My issue with and concern around RNZ+ is not that I don’t believe that RNZ does a good job and that it should get all the funding it requires, and it should be multi-platform. But it potentially means that you end up with a little bit of nothing for everybody, really. It’s not like running a TV station is as simple as giving it to the radio guys. We do that. We run radio and TV, it’s not that simple. Different skills, different businesses, different investments. And I think that in the end, my view with Radio New Zealand is it’s doing what it should do. My view is with TVNZ, that it should have a charter. It would be nice to wind it back and just turn it into a public service station, say TV1, but probably the days of that have gone now. It’s fully integrated with 1, 2 and Duke. But I think 1 should have a charter, a very strict charter.
I think we should have a restriction in advertising around that charter, around prime time. And if the Government’s going to own those three stations, then at least it’s consistently delivering for New Zealanders on that charter. It’s still run as a commercial operation, but by restricting the commercial content on 1 around that charter, then you’re enabling a healthy free-to-air platform which provides that diversity. So I think there’s a way. I don’t know if there’s a will, but there’s certainly a way.
In terms of competition, how big is the differentiation between international competition and local competition and should we be working together more from a local perspective to fend off the Netflixes of the world?
Yeah, I think the global competition is a monumental threat to the business model. Is there a place for free-to-air TV? Clearly. We do local news, local sport, a lot of local production. So that’s where free-to-air TV has sort of settled. Is there a position for us in the marketplace? Yes, there is. Unfortunately local news, local sport and local production is really expensive.
The issue with New Zealand compared to, say Australia, is that the scale means that you’ve got two players here – TVNZ and ourselves. They’re Government owned, they’ve got their own profit charter. If we’re sharing platforms and we’re working together, are we helping our competitor to keep competing with us? Whereas in Australia, where you’ve got three commercial players, there’s a lot more value in keeping that platform healthy, because you’re not just benefiting the one competitor, all competitors are benefiting from that.
So, I think the fact that this is a two-business environment is probably
I’M NOT MY THOUGHTS AND THEREFORE I’M NOT ATTACHED TO THEM AND THEY’RE NOT WHO I AM, AND I DON’T HAVE TO DEFEND THEM. BUT I CAN CREATE DIALOGUE AROUND THEM RATHER THAN A DEFENSIVE OR ATTACKING POSITION AROUND IT. SO THAT CREATED QUITE A SHIFT FOR ME.”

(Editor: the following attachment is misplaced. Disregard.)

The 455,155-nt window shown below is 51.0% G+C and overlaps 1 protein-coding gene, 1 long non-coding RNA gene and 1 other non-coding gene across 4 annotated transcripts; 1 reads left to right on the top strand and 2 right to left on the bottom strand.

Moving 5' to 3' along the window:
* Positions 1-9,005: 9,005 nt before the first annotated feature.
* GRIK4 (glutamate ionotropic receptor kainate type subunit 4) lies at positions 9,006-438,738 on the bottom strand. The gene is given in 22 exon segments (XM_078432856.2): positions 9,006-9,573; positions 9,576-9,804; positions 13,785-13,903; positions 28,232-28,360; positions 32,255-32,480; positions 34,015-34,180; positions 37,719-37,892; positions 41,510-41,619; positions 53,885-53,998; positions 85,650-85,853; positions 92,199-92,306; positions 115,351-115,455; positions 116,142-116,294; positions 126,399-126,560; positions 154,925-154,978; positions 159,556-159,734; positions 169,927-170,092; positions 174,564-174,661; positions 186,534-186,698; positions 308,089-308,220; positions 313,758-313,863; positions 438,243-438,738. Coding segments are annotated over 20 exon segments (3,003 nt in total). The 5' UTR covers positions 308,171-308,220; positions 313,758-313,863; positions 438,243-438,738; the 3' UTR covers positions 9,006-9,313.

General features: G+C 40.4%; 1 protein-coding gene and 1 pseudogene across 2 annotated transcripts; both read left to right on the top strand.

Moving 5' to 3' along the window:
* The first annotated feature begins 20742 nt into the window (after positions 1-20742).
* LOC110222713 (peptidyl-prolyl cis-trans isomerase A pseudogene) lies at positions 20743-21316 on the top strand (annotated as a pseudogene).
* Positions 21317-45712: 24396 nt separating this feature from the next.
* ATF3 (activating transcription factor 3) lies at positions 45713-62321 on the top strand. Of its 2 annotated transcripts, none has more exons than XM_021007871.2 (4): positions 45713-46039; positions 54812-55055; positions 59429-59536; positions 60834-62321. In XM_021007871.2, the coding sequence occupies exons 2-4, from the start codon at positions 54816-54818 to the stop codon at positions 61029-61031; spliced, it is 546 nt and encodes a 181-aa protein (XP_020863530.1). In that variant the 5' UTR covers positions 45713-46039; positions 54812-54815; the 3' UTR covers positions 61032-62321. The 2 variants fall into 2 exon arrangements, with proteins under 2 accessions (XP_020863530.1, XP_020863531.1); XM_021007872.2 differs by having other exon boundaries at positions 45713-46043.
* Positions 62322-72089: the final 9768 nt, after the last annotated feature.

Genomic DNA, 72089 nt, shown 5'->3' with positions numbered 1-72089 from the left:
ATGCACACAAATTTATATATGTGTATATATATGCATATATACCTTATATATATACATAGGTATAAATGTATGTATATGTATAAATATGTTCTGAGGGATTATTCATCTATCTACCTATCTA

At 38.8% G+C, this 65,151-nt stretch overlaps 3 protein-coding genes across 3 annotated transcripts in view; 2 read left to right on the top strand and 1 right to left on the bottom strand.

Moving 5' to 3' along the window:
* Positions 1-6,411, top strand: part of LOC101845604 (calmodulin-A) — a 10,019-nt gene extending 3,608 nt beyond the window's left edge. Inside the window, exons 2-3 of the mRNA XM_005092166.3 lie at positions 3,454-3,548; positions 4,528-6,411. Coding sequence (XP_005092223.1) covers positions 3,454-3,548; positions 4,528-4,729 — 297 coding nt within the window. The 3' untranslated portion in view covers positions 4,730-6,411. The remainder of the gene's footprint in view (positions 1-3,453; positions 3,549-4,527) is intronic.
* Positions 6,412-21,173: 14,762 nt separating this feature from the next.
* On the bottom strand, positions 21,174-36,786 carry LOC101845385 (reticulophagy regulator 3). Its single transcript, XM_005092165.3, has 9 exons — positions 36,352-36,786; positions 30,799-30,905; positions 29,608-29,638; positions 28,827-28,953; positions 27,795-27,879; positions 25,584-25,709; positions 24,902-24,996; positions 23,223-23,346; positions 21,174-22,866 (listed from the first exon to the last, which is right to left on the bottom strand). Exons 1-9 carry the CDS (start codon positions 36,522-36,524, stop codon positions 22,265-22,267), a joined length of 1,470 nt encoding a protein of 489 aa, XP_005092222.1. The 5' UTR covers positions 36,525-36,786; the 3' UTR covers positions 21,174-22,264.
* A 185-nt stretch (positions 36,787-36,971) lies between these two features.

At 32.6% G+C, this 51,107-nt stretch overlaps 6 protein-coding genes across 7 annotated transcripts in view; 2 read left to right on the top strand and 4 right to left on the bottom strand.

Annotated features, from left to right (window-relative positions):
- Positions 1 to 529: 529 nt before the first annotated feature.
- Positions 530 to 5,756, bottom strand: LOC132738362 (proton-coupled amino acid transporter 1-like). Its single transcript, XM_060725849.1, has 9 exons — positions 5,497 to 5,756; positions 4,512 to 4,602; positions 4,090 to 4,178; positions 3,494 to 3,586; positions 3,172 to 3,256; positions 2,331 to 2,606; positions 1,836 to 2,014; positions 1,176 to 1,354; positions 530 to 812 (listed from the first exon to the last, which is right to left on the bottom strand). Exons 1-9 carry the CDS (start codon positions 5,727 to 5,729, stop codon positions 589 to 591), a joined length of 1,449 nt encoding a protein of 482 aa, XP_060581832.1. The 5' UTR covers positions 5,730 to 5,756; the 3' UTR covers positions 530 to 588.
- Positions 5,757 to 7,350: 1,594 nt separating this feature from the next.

the thing that has held back that cooperation. But should it have been occurring, absolutely.
Is there an average day for you?
Well, you know the answer to that – no. But that’s the charm of the role really. Sometimes you’re close to tears, other times you’re laughing. It’s just the sheer diversity of what you can encounter in any one day.
Is work-life balance a thing for you?
It’s really core for me and for the team and for everybody within the organisation. I’m a big advocate for the fact that in your career, your business should help you on your internal journey as a person, as well as your external journey in terms of what you’re able to create and family and house and career, etc. And so, if you don’t get work life balance, then work becomes – and career or money – just becomes the outcome. And so, I see a business like ours, and all business really, is a great opportunity for people to learn and grow and develop. There is nothing better than seeing a group of people who have come through a period of time and have really been able to thrive and grow as people, not just in their careers.
Do you think about legacy?
Not in an ego sense. But, I do like to think that those who have been able to share the journey, benefit from the journey. I don’t think of a legacy in terms of business. You do your bit and somebody else comes along and that just goes on. And to think that this period versus any other period is more important is not a way that I think. But certainly that value that people get on the journey, I would like to think is something that they can hold through their lives.
What’s the best advice you’ve been given?
One that was really important to me, because it hit me, is ‘You’re not your thoughts’. I was an intense debater; using everything I possibly could to win an argument. There was a lot of ego tied up in winning that argument. And so it was a really important thing for me to actually truly contemplate and then believe that I’m not my thoughts and therefore I’m not attached to them and they’re not who I am, and I don’t have to defend them. But I can create dialogue around them rather than a defensive or attacking position around it. So that created quite a shift for me.